It’s a good idea to use a professional recruiter to find sales staff because they can sift
through the good, bad and mediocre candidates more skilfully and effectively than you can and bring quality people to the table.

Many business owners simply think to themselves ‘this person’s in sales, I’ll try them out’ which can be an expensive process if it repeatedly fails. We should never take on people just because they have come to us with a sales background, it’s worth spending time and money on getting the right people in the first place and maximising your chance of success.

In any sales department, there needs to be a strong reporting infrastructure so the managing director fully understands what the sales staff are doing on a daily basis.
Sales should be about going and getting sales and maximising the opportunity, once you have got past the gatekeeper.

Owners of businesses should ask themselves when they last spent a day with their sales
force making calls. It’s impossible to set sales targets if you don’t understand the issues they are up against.

Overall you need to be more hands on and create realistic targets which people can achieve – so they are motivated.

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How does your business run when you’re away?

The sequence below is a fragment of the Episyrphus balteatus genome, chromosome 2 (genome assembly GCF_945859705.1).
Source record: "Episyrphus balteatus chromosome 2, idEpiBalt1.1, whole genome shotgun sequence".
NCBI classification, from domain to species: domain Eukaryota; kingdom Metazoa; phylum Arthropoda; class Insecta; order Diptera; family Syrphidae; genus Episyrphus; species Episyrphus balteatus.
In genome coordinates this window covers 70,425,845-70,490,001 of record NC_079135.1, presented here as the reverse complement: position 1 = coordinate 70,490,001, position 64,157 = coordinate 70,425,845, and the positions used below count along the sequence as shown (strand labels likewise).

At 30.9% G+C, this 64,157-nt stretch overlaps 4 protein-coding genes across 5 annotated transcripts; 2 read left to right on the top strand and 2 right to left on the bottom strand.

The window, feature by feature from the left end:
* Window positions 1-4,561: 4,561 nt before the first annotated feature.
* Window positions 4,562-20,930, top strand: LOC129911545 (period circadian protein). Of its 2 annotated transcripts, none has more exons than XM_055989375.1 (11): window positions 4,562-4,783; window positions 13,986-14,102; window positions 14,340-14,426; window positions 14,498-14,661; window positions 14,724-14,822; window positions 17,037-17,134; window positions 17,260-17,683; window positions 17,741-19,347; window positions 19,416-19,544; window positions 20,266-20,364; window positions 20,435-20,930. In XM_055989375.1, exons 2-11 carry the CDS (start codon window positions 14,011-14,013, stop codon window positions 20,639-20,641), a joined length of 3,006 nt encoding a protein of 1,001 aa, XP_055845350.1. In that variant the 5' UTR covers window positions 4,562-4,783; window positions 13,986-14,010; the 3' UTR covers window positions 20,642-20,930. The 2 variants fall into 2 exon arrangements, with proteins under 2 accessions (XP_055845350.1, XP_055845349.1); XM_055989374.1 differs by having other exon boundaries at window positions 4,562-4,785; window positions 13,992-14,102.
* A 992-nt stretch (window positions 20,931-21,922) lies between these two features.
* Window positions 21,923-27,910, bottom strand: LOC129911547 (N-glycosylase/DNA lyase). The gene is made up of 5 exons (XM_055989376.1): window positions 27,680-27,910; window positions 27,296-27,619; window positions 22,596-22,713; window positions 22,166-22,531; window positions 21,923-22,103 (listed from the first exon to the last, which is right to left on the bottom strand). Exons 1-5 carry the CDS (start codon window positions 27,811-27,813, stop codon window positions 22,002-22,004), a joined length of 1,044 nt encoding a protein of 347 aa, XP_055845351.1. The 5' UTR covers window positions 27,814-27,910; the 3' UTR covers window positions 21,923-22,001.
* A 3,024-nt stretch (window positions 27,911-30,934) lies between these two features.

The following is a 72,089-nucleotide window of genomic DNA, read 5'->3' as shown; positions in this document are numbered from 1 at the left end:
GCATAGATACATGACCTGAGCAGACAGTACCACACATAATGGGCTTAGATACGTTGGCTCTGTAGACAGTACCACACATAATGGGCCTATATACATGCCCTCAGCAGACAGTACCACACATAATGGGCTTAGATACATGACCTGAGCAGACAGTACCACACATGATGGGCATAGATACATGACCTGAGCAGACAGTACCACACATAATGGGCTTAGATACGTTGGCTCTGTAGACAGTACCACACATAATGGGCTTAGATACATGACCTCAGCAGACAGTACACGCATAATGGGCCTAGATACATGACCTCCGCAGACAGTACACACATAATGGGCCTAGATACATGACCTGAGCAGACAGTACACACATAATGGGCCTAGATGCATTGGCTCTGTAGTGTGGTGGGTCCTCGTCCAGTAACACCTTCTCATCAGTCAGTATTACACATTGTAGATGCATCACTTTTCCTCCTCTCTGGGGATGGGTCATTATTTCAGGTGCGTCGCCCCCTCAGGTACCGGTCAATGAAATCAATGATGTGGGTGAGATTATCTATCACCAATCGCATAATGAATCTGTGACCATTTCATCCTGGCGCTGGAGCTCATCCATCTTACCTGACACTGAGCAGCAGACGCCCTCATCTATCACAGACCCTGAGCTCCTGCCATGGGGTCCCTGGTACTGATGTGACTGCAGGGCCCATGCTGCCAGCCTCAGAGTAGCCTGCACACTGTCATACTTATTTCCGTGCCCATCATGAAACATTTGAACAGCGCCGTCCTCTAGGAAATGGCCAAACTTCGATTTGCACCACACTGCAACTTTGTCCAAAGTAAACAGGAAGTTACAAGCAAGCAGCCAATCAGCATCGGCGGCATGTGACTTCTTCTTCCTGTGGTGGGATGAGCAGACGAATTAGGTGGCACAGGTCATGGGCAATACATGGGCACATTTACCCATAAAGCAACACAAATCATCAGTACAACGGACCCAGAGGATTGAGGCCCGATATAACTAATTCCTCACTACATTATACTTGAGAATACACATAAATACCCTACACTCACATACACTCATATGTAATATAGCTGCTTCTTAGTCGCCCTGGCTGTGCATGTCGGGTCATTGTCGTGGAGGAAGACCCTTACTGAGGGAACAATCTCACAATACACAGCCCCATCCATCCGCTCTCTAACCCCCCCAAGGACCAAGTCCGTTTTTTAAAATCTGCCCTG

Many business owners deny themselves an annual holiday because they simply won’t risk leaving the company in another person’s hands.
For those who are brave enough to go away, the majority spend the week fretting about what is happening back in the office.

The problem usually stems from the owner being the only person in the firm who knows how to run the business effectively because all the information is all stored in his/her head. If this continues to be the case, the business owner is never going to truly switch off when he’s away.

To build a scalable business, you need to put the correct systems in place for when you are not there and this means sharing responsibility as well as your intricate knowledge on how to run your business.

Businesses should create an operations manual which is regularly updated. The bigger the business, the more in-depth the systems.
People need clear job descriptions and firm direction on how you want your business to operate.

Stop reinventing the wheel. Make sure procedures are correct rather than constantly changing them.

Establish where you want to be in three years time – do you want to have six, 12 or 1,000 employees?

This will help you steer your business in the right direction and help you set achievable goals.

The content in this article was taken from a discussion at a recent Business Exposure Group forum.

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Salary Reviews, Are you paying out too much?

We discussed the subject of salaries at a recent Business Exposure Group meeting and received some interesting feedback…
There were numerous responses from what was a very good cross-section of both traditional and service-led business owners.

Here are some of the comments…

“Salaries should match inflation”
“No salary increases, but bonuses would be better”
“We can’t give pay rises this year because of business uncertainty”
“I only give a wage increase if someone asks”
“Increases cannot be across the board, but we’ll look at specific individuals”
“The market is dictating a 10% increase”

Please let us know your opinion.What answers are you giving your staff at the moment?

How is that affecting your recruitment programme?